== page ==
Severin Henry Rodeschin, 80, of North Charleston, a retired general foreman at the Charleston Naval Shipyard, died Friday in a Charleston hospital. Funeral services will be held at 11:00 a.m. Tuesday in Carolina Memorial Funeral Home. Burial will follow in Carolina Memorial Gardens. Born in New York City, he was the son of Robert SeverinPierce Rodeschin and Louise Goldman Rodeschin. Mr. Rodeschin was an Army Air Corps Veteran of World War II. He began his military service serving as a Waistgunner on B17's, making 25 German raids based out of England. He was shot down/ditched in the English Channel. He returned to the U.S. Mainland in 1943 where he met and married his wife, Earline in 1944. They celebrated their 57th Anniversary last month and spent their retirement years cheerfully traveling the United States, many times accompanied by their grandchildren as they grew up. Mr. Rodeschin received the Purple Heart, The Bronze Star, The Distinguished Flying Cross and The Army Presidential Unit Citation on two occasions. He had a long work history in the automotive field working his way to Shop Foreman before leaving the private sector to work and retire as a General Foreman at the Charleston Naval Shipyard in 1977. He was a member of WBCCI-Airstream Club, The D.A.V. and TheAmerican Legion as well as The Family MotorCoach Association. He was a member of St. John's Catholic Church. Survivors include his wife, Earline Drake Rodeschin; daughters, Donna Rodeschin Filosa of Crofton, Maryland and Denise L. Barlock of Raleigh, NC; sisters, Ruth C. Rodeschin and Irene R. Parmenter both of Charleston, Katherine R. Miller of Northridge, California and Freida R. Bourne of Amherst, Ohio; brothers, William Rodeschin and Severin Henry Rodeschin both of Newport, NH; grandchildren, Devon L. Simmons of Charleston, Wendy Diane Ulatowski of Victor, NY, Stephanie L. Barlock and Michael C. Barlock of Raleigh, NC. He was predeceased in death by a daughter, Diane Louise Rodeschin. The family will receive friends from 7:00 p.m. to 9:00 p.m. Monday at the funeral home. Memorial contributions may be made to the Arthritis Foundation, 5019 Nations Crossing, Suite 217, Charlotte, NC 28217.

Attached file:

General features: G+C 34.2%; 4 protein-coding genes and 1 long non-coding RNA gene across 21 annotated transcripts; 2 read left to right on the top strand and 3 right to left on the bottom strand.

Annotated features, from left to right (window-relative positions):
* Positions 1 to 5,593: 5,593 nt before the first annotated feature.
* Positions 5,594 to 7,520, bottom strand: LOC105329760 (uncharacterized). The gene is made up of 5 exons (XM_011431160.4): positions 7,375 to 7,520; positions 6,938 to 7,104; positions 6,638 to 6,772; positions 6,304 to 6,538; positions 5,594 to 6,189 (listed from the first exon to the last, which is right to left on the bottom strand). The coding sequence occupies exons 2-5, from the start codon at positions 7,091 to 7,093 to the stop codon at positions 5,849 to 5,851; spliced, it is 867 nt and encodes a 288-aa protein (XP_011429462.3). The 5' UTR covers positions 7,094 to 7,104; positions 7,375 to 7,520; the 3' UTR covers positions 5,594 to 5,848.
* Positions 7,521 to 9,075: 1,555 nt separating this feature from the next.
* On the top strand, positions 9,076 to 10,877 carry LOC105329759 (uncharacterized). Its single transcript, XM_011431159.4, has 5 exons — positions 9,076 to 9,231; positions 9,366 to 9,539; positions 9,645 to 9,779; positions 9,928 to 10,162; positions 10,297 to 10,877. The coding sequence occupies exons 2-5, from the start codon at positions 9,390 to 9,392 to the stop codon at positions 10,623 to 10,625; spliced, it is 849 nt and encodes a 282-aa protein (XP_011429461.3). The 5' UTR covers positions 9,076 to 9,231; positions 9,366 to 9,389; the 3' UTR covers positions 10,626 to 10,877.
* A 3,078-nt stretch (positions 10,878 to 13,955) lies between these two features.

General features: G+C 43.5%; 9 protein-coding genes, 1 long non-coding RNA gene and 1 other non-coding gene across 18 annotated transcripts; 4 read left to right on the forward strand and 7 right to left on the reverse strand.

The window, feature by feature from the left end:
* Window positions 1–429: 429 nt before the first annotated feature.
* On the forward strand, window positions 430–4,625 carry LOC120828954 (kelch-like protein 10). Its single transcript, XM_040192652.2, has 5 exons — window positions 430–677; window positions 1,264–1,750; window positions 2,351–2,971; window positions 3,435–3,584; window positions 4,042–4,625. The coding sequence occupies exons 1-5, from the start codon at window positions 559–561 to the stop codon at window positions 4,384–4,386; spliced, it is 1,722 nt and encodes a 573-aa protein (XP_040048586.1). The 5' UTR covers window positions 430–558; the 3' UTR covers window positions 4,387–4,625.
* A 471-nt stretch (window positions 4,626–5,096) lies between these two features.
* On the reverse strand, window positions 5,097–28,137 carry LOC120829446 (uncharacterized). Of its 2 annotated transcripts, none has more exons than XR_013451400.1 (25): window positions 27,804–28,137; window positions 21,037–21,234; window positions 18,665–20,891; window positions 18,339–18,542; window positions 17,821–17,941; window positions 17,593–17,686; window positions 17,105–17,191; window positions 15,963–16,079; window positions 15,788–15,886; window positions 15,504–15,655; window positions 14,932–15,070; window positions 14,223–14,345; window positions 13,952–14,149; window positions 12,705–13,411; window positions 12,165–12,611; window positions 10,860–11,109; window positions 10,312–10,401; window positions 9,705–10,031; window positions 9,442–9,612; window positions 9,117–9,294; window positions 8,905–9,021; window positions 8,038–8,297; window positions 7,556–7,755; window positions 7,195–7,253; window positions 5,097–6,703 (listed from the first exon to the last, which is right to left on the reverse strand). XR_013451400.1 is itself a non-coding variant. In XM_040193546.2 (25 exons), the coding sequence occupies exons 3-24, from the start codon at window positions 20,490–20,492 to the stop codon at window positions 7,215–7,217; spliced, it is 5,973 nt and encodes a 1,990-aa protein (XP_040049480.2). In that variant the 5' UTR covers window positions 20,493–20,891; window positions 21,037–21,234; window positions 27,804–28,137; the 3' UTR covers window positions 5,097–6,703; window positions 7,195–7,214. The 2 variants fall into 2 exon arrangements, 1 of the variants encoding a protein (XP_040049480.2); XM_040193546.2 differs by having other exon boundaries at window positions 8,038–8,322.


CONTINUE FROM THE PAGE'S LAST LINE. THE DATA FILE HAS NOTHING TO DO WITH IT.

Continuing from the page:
Arrangements by CAROLINA MEMORIAL FUNERAL HOME, 7113 Rivers Avenue, North Charleston, SC.

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What you want to find is a copy of the Missing Air Crew Reports (MACR). They are maintained at the National Archives.

 

http://www.archives....ew-reports.html

 

You will find the information in these things to be excellent in some cases. They frequently include eye witness reports of what the other planes saw, interviews of the survivors, etc. In fact, a visit to the National Archives to review the paperwork of the different squadrons is really worth the effort. I did some research on a pilot who was shot down and interred in one of the Stalags. The MACR was very extensive and had all sorts of information from the surviving crew (some of who E&E) and the ones who were captured by the Germans and sent to the POW camp.

 

If you get even more ambitions, each mission flown by the squadron has all sorts of information in it, from a report by the lead pilot, navigator and bombardiers, to the weather, fighter and flak actions, etc.

 

But, start with the MACR. You can find people who will do a fair amount of research for you for a small fee.

 

Good luck and please let us know what you find.

 

Also, many of the 8th and 9th AAF squadrons have very active veteran and reunion groups on line. Check with them, they more than likely have a historian or similar person who will be of use.

 

http://www.8thafhs.org/ourhistory.htm

http://www.armyairforces.com/

http://www.398th.org/Research/Sources/398th_AFHRA.html

 

to name a few.

 

 

Patrick